SOFIA makes a low pass over the NASA Ames
Center at Moffett Field, CA just before
landing for a short visit 1/14/08
Photo: NASA / Carla Thomas
1/17/2008 - Edwards Air Force Base, CA - NASA's
Stratospheric Observatory for Infrared Astronomy, or
SOFIA, has passed a significant mission milestone. It
has completed the first phase of experimental flight
tests, which confirmed the structural integrity and
performance of the modified 747SP SOFIA aircraft that
carries a huge infrared telescope.
The telescope measures nearly 10 feet in width and
weighs almost 19 tons. It peers through a 16-foot-high
door cut into SOFIA's 747 fuselage. During this test
series, the aircraft flew five times with this
external door closed. These flights tested the limits
of the aircraft's capabilities in many areas,
including aerodynamics, structural integrity,
stability and control, and handling qualities.
"SOFIA is already a technological marvel, and will
soon be a powerful tool for studying the birth and
evolution of planets, stars, and galaxies," said Alan
Stern, associate administrator of NASA's Science
Mission Directorate, NASA Headquarters, Washington.
"The completion of its closed door testing phase is a
major milestone on the way to SOFIA's inaugural
science flights next year."
The SOFIA program also checked the functionality of
the aircraft's cutting edge, German-built telescope.
Engineers tested the ability of the instrument's
control system to maintain its precise position when
tracking a celestial object, even while the aircraft
moves and maneuvers through the sky.
"The project finished a very important milestone on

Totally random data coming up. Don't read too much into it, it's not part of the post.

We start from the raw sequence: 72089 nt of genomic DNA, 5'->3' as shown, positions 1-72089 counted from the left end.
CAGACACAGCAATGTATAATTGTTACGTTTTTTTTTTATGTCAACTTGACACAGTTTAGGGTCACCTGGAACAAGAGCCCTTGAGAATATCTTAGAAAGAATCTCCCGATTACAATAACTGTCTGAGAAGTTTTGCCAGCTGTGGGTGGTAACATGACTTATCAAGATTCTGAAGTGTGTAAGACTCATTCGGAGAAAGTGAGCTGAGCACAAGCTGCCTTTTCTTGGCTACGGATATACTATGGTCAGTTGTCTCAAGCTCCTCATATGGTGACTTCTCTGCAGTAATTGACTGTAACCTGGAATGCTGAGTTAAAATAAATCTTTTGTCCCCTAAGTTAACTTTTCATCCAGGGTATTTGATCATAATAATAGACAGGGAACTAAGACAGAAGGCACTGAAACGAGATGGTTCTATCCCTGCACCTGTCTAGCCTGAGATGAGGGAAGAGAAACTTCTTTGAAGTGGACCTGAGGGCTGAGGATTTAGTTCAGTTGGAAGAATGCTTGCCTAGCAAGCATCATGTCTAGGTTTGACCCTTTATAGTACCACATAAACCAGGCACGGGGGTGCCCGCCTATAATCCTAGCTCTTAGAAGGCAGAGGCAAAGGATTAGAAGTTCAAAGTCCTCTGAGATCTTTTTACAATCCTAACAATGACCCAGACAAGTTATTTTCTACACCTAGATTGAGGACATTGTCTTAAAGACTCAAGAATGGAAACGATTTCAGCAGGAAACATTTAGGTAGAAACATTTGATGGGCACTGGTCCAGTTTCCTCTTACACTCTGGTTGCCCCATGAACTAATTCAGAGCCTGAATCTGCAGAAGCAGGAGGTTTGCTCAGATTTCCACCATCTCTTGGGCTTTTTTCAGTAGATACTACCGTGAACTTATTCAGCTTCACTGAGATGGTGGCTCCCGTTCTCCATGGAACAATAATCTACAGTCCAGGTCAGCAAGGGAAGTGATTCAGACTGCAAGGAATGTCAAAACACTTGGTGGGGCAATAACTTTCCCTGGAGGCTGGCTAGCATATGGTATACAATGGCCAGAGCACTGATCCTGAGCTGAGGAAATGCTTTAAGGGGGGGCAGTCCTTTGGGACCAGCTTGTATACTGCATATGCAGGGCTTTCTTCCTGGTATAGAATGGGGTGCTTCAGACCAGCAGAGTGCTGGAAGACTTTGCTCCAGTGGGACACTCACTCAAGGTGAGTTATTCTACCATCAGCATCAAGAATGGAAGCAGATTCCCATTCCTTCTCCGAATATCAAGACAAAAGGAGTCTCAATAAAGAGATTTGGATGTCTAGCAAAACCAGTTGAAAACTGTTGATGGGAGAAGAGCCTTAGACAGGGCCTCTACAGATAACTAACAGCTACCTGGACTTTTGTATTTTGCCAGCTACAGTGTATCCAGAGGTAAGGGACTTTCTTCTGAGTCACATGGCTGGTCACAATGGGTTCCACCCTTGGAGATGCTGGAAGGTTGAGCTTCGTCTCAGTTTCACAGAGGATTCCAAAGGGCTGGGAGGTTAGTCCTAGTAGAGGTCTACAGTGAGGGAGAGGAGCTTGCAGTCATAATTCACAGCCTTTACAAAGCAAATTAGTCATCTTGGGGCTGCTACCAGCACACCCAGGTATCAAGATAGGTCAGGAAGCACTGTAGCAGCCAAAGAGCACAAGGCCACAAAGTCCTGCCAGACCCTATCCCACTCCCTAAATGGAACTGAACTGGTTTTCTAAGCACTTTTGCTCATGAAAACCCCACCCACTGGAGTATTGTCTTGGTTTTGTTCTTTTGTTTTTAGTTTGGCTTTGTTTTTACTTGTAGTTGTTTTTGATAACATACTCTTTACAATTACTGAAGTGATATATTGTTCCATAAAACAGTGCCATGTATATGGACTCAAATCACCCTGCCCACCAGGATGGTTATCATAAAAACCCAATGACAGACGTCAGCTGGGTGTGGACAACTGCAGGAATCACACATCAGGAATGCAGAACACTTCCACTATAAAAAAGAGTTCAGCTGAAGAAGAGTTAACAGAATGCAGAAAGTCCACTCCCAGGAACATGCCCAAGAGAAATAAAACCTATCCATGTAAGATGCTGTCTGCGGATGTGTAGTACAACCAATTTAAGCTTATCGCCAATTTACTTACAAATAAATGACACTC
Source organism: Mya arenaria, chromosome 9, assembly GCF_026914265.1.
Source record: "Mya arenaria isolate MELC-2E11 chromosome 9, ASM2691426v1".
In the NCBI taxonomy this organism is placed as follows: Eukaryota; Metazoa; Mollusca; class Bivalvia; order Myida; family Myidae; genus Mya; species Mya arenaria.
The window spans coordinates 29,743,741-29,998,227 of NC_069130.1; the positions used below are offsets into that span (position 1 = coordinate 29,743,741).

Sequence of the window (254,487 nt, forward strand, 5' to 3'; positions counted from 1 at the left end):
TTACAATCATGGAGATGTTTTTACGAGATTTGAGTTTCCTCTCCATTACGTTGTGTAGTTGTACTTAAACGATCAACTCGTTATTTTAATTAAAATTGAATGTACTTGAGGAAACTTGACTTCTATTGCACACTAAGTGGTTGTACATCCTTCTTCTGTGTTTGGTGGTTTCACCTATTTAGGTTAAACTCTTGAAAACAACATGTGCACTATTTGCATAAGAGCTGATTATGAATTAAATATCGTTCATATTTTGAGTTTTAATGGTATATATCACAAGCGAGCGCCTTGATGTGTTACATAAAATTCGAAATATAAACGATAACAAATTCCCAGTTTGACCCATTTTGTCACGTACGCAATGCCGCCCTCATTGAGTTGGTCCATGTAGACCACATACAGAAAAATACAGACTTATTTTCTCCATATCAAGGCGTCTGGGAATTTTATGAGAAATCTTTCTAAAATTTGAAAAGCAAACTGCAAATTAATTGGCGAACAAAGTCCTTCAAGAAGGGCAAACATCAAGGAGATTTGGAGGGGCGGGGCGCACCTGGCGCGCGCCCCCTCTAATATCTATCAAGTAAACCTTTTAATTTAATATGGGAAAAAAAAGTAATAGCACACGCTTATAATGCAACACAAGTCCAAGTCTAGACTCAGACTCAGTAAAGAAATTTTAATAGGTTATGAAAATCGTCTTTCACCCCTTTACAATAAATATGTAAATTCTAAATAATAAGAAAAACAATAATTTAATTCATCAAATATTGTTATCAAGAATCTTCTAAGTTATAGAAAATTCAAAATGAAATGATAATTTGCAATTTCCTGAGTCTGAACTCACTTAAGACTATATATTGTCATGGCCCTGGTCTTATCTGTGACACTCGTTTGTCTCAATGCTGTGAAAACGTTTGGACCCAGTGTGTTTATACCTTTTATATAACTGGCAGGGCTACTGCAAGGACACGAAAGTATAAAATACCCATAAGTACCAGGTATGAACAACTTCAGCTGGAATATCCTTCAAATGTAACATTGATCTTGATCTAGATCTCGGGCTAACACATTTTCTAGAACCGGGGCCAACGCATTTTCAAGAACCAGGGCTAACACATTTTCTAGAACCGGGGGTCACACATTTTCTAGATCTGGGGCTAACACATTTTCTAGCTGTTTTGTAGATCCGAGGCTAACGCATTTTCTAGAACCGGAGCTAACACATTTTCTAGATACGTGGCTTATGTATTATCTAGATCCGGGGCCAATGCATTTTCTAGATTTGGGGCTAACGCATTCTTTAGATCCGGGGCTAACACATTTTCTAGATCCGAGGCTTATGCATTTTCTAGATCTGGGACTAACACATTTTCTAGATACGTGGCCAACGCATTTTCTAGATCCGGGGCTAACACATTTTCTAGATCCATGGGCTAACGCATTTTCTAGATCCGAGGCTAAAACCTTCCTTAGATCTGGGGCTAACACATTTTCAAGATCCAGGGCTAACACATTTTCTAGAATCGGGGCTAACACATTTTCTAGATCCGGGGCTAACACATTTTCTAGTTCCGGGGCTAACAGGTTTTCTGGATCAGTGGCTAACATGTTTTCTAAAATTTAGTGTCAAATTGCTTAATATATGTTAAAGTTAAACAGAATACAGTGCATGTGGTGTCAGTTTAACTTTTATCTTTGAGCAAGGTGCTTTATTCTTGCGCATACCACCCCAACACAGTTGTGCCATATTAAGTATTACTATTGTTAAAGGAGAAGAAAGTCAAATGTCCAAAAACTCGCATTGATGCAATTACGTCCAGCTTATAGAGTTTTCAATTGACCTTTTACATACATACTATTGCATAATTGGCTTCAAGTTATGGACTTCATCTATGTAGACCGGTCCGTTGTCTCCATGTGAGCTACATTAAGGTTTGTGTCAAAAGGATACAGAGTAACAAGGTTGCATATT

the path to the first astronomy work with the
telescope, which is expected in early 2009," said
Robert Meyer Jr., SOFIA program manager at NASA's
Dryden Flight Research Center, Edwards Air Force Base,
The aircraft now will undergo installation and
integration of the remaining elements of the
observatory before open-door test flights scheduled to
begin in late 2008. After completing the initial
open-door test flight, limited science observation
flights will begin in 2009. The science community will
survey the universe with five specialized instruments
on SOFIA as the observatory begins normal science
observation flights in 2011. The observatory reaches
full operational capabilities in 2014.
The SOFIA aircraft is based at Dryden's newly
established Aircraft Operations Facility in Palmdale,
Calif., where it will remain for additional
development, flight testing and science flight
operations. The program is a partnership of NASA and
the German Aerospace Center. Dryden manages the SOFIA
program. NASA's Ames Research Center, Moffett Field,
Calif., manages the science project.
Source: NASA Dryden Press Release